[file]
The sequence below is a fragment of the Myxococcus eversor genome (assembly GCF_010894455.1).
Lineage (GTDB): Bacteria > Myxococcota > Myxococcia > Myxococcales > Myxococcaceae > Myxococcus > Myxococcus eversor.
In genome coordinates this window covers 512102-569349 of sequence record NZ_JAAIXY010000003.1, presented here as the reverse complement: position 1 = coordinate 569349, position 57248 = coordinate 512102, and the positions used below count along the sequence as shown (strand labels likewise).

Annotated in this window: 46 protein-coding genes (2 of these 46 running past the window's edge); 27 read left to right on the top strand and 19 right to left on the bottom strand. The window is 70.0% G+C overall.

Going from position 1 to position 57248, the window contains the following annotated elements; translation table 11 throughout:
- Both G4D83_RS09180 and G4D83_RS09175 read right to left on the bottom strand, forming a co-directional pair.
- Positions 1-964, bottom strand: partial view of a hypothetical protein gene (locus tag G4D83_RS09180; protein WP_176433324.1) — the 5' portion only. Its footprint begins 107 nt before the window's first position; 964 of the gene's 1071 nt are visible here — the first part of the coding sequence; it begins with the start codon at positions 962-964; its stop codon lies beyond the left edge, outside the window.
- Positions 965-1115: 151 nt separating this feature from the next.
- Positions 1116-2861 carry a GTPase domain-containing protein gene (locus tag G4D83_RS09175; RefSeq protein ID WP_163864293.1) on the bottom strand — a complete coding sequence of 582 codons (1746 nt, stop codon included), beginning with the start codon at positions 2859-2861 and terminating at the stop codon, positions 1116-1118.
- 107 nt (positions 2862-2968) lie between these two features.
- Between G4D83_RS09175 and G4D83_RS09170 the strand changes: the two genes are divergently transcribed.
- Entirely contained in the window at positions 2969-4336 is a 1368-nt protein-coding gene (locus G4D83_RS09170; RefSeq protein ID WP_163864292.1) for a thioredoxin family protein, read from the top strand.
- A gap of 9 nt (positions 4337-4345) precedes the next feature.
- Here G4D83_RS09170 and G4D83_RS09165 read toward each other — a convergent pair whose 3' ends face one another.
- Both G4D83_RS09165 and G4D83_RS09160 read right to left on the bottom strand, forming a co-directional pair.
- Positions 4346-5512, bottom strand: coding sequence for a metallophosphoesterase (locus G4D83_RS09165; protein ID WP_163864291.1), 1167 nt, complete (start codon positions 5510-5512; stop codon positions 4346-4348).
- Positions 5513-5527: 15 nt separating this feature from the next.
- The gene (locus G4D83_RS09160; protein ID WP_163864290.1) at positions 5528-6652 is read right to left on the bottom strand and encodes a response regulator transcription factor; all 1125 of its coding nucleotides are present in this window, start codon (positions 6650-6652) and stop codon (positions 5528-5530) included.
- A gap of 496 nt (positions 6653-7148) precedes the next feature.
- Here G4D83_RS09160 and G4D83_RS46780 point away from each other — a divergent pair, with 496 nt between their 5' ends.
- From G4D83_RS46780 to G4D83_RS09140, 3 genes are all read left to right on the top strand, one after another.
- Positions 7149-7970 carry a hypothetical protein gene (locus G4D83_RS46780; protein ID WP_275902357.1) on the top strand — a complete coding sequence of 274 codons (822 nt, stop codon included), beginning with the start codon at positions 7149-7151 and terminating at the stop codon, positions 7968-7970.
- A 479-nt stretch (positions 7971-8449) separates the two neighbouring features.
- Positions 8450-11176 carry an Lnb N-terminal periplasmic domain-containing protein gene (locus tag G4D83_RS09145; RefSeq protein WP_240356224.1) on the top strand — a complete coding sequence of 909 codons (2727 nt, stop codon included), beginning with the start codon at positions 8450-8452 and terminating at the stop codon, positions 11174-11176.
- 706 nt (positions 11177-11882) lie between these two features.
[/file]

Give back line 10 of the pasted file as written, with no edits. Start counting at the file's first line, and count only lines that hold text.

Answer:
- 107 nt (positions 2862-2968) lie between these two features.